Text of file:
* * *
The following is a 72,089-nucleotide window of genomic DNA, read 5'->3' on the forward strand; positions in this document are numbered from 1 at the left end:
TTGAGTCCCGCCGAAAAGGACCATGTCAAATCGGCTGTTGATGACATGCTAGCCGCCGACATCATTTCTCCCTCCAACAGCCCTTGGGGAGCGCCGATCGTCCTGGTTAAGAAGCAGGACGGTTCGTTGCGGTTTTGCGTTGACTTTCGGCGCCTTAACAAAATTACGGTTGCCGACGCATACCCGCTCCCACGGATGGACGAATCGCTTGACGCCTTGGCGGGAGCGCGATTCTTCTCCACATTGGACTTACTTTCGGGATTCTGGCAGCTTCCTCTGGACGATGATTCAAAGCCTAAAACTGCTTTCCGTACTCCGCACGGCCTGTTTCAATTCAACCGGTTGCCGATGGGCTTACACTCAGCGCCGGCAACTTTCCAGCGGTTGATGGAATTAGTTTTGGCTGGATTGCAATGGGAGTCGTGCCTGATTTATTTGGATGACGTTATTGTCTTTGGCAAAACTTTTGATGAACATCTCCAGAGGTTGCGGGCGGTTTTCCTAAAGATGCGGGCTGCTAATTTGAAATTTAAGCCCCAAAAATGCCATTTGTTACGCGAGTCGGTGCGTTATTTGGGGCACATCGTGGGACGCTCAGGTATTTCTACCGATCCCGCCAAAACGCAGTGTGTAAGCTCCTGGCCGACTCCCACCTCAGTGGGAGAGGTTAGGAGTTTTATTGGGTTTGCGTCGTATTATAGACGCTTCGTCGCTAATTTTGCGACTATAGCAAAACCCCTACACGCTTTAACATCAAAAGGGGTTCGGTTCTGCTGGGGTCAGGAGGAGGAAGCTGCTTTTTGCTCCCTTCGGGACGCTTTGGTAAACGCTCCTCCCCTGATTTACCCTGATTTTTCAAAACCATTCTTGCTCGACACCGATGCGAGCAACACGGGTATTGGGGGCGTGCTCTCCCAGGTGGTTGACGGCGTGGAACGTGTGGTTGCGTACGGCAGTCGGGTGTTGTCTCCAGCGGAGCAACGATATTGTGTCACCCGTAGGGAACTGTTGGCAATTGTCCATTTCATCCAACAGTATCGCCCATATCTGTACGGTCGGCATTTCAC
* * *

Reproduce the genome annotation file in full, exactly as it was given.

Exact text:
The following is a 72,089-nucleotide window of genomic DNA, read 5'->3' on the forward strand; positions in this document are numbered from 1 at the left end:
TTGAGTCCCGCCGAAAAGGACCATGTCAAATCGGCTGTTGATGACATGCTAGCCGCCGACATCATTTCTCCCTCCAACAGCCCTTGGGGAGCGCCGATCGTCCTGGTTAAGAAGCAGGACGGTTCGTTGCGGTTTTGCGTTGACTTTCGGCGCCTTAACAAAATTACGGTTGCCGACGCATACCCGCTCCCACGGATGGACGAATCGCTTGACGCCTTGGCGGGAGCGCGATTCTTCTCCACATTGGACTTACTTTCGGGATTCTGGCAGCTTCCTCTGGACGATGATTCAAAGCCTAAAACTGCTTTCCGTACTCCGCACGGCCTGTTTCAATTCAACCGGTTGCCGATGGGCTTACACTCAGCGCCGGCAACTTTCCAGCGGTTGATGGAATTAGTTTTGGCTGGATTGCAATGGGAGTCGTGCCTGATTTATTTGGATGACGTTATTGTCTTTGGCAAAACTTTTGATGAACATCTCCAGAGGTTGCGGGCGGTTTTCCTAAAGATGCGGGCTGCTAATTTGAAATTTAAGCCCCAAAAATGCCATTTGTTACGCGAGTCGGTGCGTTATTTGGGGCACATCGTGGGACGCTCAGGTATTTCTACCGATCCCGCCAAAACGCAGTGTGTAAGCTCCTGGCCGACTCCCACCTCAGTGGGAGAGGTTAGGAGTTTTATTGGGTTTGCGTCGTATTATAGACGCTTCGTCGCTAATTTTGCGACTATAGCAAAACCCCTACACGCTTTAACATCAAAAGGGGTTCGGTTCTGCTGGGGTCAGGAGGAGGAAGCTGCTTTTTGCTCCCTTCGGGACGCTTTGGTAAACGCTCCTCCCCTGATTTACCCTGATTTTTCAAAACCATTCTTGCTCGACACCGATGCGAGCAACACGGGTATTGGGGGCGTGCTCTCCCAGGTGGTTGACGGCGTGGAACGTGTGGTTGCGTACGGCAGTCGGGTGTTGTCTCCAGCGGAGCAACGATATTGTGTCACCCGTAGGGAACTGTTGGCAATTGTCCATTTCATCCAACAGTATCGCCCATATCTGTACGGTCGGCATTTCAC